You are picking up potato pieces, while I'm cursing the animal who got my 3 year old the 1500 piece tub of Lego.

Why not try a children's book, just for fun? It's a different kind of creativity and it may give you a break from staring at an empty well.

Sinead M said...

So nice to know I'm not alone on needing to fill the well, or on spending vast amounts of my day picking up kids toys.
For us it's mega blocks.. which she now uses to create gates to block out imaginary crocodiles.
The kid's got almost as scary an imagination as I do... or we've been watching way too much Dora.

I definitely need new inspiration soon. The JR Ward books can only take me so far and the new season of Battlestar seems decades away.

Heidi the Hick said...

What a GREAT post!

And that last paragraph is inspiring, even if it pained you to write it! The most important thing I've learned in the last year or so is that I have to write, even if it comes out as total crap. The muse is fickle but must be trained!

ooo that's not bad...must go write!

(I'm past the toy infestation stage and into larger smellier laundry and pre-teen hormone swings. Oh well...)

Molly O'Keefe said...

HA Heidi -- that is a good line and so true. It really is about training - which is no fun and hard.

Molly O'Keefe said...

Hey Check out my interview over at www.sixdegreesofsexy.blogspot.com. Those ladies are a lot of fun!!!

Christine d'Abo said...

I'm taking the month of December to fill my well. I plan on doing anything and everything but write. That way I'll be fresh to start something new in January.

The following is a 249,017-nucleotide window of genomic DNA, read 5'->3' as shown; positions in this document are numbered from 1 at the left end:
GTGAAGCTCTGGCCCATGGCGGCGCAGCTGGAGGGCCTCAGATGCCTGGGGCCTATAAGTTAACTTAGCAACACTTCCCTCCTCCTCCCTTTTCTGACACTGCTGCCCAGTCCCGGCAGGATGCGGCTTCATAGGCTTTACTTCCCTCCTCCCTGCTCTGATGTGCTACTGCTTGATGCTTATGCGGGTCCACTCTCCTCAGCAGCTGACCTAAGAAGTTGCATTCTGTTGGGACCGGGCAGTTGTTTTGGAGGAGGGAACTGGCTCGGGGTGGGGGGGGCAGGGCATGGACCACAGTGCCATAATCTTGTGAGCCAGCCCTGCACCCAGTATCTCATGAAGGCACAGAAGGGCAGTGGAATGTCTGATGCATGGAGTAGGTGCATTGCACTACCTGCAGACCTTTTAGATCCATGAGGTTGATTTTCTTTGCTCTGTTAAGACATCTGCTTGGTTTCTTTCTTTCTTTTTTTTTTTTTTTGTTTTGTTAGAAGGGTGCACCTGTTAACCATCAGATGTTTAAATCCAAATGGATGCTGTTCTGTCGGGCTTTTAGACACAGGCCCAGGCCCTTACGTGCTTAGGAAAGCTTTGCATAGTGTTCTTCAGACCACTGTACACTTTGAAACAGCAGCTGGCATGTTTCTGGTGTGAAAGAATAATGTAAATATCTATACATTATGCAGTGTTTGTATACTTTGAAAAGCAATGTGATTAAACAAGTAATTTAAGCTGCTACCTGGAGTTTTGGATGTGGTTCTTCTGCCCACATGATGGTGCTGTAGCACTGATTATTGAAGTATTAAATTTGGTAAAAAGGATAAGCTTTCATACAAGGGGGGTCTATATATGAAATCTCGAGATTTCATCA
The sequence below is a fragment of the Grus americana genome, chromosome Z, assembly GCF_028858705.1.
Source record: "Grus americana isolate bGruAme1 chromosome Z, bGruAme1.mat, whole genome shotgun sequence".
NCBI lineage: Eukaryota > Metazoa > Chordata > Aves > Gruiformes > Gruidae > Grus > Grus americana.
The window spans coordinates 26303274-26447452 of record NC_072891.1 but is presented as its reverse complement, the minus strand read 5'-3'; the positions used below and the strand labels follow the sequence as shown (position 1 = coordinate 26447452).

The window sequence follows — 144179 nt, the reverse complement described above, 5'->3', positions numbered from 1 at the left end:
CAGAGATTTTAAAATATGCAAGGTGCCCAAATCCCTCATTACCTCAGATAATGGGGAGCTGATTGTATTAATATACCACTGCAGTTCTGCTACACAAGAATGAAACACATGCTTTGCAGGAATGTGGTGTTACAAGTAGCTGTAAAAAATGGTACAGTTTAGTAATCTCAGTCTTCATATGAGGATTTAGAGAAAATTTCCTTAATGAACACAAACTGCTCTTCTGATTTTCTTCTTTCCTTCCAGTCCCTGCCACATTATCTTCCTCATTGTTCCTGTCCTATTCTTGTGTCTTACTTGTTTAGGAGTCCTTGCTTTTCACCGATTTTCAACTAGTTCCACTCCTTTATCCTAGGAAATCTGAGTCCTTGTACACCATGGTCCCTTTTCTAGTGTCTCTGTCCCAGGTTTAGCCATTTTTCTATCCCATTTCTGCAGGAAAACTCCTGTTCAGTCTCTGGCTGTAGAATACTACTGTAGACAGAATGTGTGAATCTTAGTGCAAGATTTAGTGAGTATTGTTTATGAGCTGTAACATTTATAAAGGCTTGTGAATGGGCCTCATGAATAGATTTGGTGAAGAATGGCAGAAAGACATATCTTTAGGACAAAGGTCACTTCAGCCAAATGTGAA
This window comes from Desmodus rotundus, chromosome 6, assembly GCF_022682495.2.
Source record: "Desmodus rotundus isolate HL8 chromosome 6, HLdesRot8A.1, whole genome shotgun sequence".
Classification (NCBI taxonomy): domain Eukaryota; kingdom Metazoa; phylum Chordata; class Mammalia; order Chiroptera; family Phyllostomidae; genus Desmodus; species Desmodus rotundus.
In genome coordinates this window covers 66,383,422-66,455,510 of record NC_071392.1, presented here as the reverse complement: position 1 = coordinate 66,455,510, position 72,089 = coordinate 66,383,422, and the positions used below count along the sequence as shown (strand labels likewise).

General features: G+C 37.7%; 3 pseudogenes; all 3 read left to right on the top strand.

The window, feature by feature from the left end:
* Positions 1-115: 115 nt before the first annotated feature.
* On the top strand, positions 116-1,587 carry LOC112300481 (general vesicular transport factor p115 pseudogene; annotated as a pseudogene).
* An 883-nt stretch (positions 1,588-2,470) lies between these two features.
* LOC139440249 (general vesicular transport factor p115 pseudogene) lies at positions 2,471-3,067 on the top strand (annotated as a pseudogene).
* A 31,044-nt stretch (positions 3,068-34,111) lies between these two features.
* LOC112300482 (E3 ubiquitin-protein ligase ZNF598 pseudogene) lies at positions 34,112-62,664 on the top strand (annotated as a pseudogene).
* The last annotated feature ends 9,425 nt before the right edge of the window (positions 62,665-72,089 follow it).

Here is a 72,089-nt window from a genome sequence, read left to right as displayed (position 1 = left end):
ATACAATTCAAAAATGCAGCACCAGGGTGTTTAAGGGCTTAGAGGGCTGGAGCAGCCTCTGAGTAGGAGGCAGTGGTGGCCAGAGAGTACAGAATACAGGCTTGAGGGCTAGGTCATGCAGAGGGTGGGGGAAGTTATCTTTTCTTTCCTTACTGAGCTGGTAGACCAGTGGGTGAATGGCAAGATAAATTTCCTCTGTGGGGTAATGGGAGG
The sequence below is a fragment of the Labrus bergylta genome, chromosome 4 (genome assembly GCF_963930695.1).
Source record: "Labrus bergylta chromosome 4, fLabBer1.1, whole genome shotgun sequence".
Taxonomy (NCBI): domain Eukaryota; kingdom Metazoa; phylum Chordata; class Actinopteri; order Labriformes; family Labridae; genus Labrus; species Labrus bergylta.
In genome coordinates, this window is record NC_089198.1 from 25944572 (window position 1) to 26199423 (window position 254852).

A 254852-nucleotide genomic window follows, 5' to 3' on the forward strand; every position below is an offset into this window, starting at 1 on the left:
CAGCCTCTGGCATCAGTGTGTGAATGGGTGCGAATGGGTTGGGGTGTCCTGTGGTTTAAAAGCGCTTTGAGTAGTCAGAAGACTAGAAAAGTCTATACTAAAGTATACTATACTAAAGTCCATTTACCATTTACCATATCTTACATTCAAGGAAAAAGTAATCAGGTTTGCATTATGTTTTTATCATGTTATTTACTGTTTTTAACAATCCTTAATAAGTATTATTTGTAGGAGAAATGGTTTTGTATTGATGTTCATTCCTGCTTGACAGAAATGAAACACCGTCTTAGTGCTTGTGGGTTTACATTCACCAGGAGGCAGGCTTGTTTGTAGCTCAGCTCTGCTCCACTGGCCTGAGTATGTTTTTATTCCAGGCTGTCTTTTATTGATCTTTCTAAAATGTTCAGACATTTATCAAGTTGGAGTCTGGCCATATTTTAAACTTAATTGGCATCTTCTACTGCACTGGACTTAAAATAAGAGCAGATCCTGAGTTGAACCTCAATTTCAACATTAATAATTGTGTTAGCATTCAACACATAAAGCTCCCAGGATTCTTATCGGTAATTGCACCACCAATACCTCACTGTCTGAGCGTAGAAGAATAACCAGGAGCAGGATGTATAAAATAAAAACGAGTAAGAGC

But you're right, it was harder for me to write as a stay at home mom than a work outside the home mom. I meet so many odd people these days...

Kimber Chin said...

Well, as someone who can't have kids (and can't adopt), I'd trade my last cent to pick up potato pieces for my own little trooper.

And yes, I'd dress him up in those crazy Christmas sweaters (who makes those things??), plop a Santa hat on his head, and then send those blackmail photos to all my friend (first rule of blackmailing, never have only one copy).

I can see how too much inside time hampers the writing. I get like that when I'm taking the summer "off" to write. When I go too crazy, I hop on the bus. Plenty o' nutbars to inspire me there.

Molly O'Keefe said...

Christine (who happens to look EXACTLY like Starbuck from BSG but with longer hair and no stoogie) you are doing such a smart thing. Taking a month off and making yourself not write is excellent medicine -- must do that soon.

Margaret Moore said...

Ah, I fondly remember the days when, if I could navigate through the stuff on the floor, my house was clean enough. :-) But I didn't even *start* writing until my youngest was in nursery school for half a day, and then I had an hour to write. A single hour -- but baby, by the time I got that, I was rarin' to go. And I'd print up my work at the end, and edit it during any spare moment or two (like while cooking).

However, this was also back in the days before the internet. Now you can read folks' blogs about how many books, etc. they have coming out and I really think that adds a lot of pressure.

My advice? Relax. You're probably too tired and stressed, and in my case, that's death to the imagination.